20. Bradshaw CP, Koth CW, Thornton LA, Leaf PJ. 2008. Altering school climate through school-wide positive behavioral interventions and supports: findings from a group-randomized effectiveness trial. Prev. Sci. 10:2100–15 [Google Scholar]
  21. Bradshaw CP, Mitchell MM, Leaf PJ. 2010. Examining the effects of schoolwide positive behavioral interventions and supports on student outcomes: results from a randomized controlled effectiveness trial in elementary schools. J. Posit. Behav. Interv. 12:3133–48 [Google Scholar]
  22. Braveman P, Egerter S, Williams DR. 2011. The social determinants of health: coming of age. Annu. Rev. Public Health 32:381–98 [Google Scholar]
  23. Bringewatt EH, Gershoff ET. 2010. Falling through the cracks: gaps and barriers in the mental health system for America's disadvantaged children. Children Youth Serv. Rev. 32:101291–99 [Google Scholar]
  24. Bryk AS, Schneider BL. 2002. Trust in Schools: A Core Resource for Improvement New York: Russell Sage Found.
  25. Burns BJ, Costello EJ, Angold A, Tweed D, Stangl D. et al. 1995. Children's mental health service use across service sectors. Health Aff 14:3147–59 [Google Scholar]
  26. Burns MK, Egan AM, Kunkel AK, McComas J, Peterson MM. et al. 2013. Training for generalization and maintenance in RtI implementation: front‐loading for sustainability. Learn. Disabil. 28:281–88 [Google Scholar]
  27. Burt RS. 1999. The social capital of opinion leaders. Ann. Am. Acad. Political Soc. Sci. 566:137–54 [Google Scholar]
  28. Campbell F, Conti G, Heckman JJ, Moon SH, Pinto R. et al. 2014. Early childhood investments substantially boost adult health. Science 343:61781478–85 [Google Scholar]
  29. Cappella E, Aber JL, Kim HK. 2016a. Teaching beyond achievement tests: perspectives from developmental and education science. Handbook of Research on Teaching DH Gitomer, CA Bell 249–347 Washington, DC: Am. Educ. Res. Assoc, 5th ed.. [Google Scholar]
  30. Cappella E, Frazier SL, Atkins MS, Schoenwald SK, Glisson C. 2008. Enhancing schools’ capacity to support children in poverty: an ecological model of school-based mental health services. Adm. Policy Mental Health 35:5395–409 [Google Scholar]
  31. Cappella E, Hamre BK, Kim HY, Henry DB, Frazier SL. et al. 2012. Teacher consultation and coaching within mental health practice: classroom and child effects in urban elementary schools. J. Consult. Clin. Psychol. 80:4597–610 [Google Scholar]
  32. Cappella E, Jackson DR, Kim HY, Bilal C, Holland S, Atkins MS. 2016b. Implementation of teacher consultation and coaching in urban schools: a mixed method study. School Mental Health 8:2222–37 [Google Scholar]
  33. Carr EG, Dunlap G, Horner RH, Koegel RL. 2002. Positive behavior support evolution of an applied science. J. Posit. Behav. Interv. 4:14–16 [Google Scholar]
  34. Coffey JH, Horner RH. 2012. The sustainability of schoolwide positive behavior interventions and supports. Except. Children 78:4407–22 [Google Scholar]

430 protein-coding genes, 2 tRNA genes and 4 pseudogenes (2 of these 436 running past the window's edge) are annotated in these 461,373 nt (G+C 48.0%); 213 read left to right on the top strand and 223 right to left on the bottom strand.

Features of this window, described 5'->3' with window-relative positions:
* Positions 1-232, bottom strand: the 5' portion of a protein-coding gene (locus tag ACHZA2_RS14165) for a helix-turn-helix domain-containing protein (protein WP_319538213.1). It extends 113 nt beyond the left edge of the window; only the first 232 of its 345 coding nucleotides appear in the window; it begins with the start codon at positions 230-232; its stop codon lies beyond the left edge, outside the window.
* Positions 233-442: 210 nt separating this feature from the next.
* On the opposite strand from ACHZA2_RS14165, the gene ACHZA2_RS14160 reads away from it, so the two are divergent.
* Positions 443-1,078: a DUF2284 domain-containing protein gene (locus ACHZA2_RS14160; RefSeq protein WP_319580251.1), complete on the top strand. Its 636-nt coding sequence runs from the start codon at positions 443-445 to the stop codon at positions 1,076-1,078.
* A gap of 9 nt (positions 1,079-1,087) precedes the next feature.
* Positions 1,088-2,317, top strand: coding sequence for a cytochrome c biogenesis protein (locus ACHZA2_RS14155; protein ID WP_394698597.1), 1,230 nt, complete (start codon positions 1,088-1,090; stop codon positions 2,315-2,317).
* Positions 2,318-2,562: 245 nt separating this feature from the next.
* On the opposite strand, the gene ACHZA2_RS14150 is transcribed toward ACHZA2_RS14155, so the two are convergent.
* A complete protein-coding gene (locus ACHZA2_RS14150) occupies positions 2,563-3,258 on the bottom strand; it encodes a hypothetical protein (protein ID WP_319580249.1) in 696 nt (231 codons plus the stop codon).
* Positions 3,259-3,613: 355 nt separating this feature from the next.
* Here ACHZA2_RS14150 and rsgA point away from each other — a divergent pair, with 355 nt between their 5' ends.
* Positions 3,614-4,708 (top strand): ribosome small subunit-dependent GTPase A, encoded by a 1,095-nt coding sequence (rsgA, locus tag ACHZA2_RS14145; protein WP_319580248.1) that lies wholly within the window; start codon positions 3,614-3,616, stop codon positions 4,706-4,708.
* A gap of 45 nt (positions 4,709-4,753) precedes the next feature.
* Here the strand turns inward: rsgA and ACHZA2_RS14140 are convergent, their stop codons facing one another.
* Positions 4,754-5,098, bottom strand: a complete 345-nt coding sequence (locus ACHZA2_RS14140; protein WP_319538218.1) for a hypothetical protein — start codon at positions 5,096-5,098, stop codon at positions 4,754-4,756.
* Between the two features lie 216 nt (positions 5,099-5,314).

35. Connell JP, Spencer MB, Aber JL. 1994. Educational risk and resilience in African‐American youth: context, self, action, and outcomes in school. Child Dev 65:2493–506 [Google Scholar]
  36. Cook BG, Buysse V, Klingner J, Landrum TJ, McWilliam RA. et al. 2014. CEC's standards for classifying the evidence base of practices in special education. Remedial Special Educ 36:4220–34 [Google Scholar]
  37. Cook CR, Frye M, Slemrod T, Lyon AR, Renshaw TL, Zhang Y. 2015. An integrated approach to universal prevention: independent and combined effects of PBIS and SEL on youths’ mental health. School Psychol. Q. 30:2166–83 [Google Scholar]
  38. Crockett JB. 1999. The least restrictive environment and the 1997 IDEA amendments and federal regulations. J. Law Educ. 28:4543 [Google Scholar]
  39. Domitrovich CE, Bradshaw CP, Poduska JM, Hoagwood KE, Buckley JA. et al. 2008. Maximizing the implementation quality of evidence-based preventive interventions in schools: a conceptual framework. Adv. School Mental Health Promot. 1:36–28 [Google Scholar]
  40. Domitrovich CE, Pas ET, Bradshaw CP, Becker KD, Keperling JP. et al. 2015. Individual and school organizational factors that influence implementation of the PAX Good Behavior Game intervention. Prev. Sci. 16:81064–74 [Google Scholar]
  41. Drzal EV, Miller P. 2015. Poverty, urbanicity, and children's development of early academic skills. Child Dev. Perspect. 10:13–9 [Google Scholar]
  42. Durlak JA, Weissberg RP, Dymnicki AB, Taylor RD, Schellinger KB. 2011. The impact of enhancing students’ social and emotional learning: a meta-analysis of school-based universal interventions. Child Dev 82:1405–32 [Google Scholar]
  43. Embry DD. 2002. The Good Behavior Game: a best practice candidate as a universal behavioral vaccine. Clin. Child Fam. Psychol. Rev. 5:4273–97 [Google Scholar]
  44. Embry DD, Biglan A. 2008. Evidence-based kernels: fundamental units of behavioral influence. Clin. Child Fam. Psychol. Rev. 11:375–113 [Google Scholar]
  45. Epstein M, Atkins MS, Cullinan D, Kutash K, Weaver R. 2008. Reducing Behavior Problems in the Elementary School Classroom Washington, DC: US Dep. Educ.
  46. Evans SW, Axelrod JL, Sapia JL. 2000. Effective school‐based mental health interventions: advancing the social skills training paradigm. J. School Health 70:5191–94 [Google Scholar]
  47. Fan X, Chen M. 2001. Parental involvement and students' academic achievement: a meta-analysis. Educ. Psychol. Rev. 13:11–22 [Google Scholar]